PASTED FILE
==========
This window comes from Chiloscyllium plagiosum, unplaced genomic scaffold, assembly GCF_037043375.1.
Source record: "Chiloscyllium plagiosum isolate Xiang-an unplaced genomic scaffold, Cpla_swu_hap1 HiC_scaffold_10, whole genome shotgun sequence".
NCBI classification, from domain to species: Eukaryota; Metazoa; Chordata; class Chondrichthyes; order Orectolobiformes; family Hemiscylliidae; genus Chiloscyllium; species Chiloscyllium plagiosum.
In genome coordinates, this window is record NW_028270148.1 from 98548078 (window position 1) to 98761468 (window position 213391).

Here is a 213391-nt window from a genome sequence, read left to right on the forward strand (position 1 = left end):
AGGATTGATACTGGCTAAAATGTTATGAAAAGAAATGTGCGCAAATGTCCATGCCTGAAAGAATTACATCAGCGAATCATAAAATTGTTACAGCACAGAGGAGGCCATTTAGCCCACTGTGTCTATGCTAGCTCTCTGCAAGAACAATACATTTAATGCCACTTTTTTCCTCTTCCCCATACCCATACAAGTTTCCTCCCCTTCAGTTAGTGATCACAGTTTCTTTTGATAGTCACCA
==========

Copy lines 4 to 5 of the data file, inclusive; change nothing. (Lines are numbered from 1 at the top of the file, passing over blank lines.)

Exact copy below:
In genome coordinates, this window is record NW_028270148.1 from 98548078 (window position 1) to 98761468 (window position 213391).

Here is a 213391-nt window from a genome sequence, read left to right on the forward strand (position 1 = left end):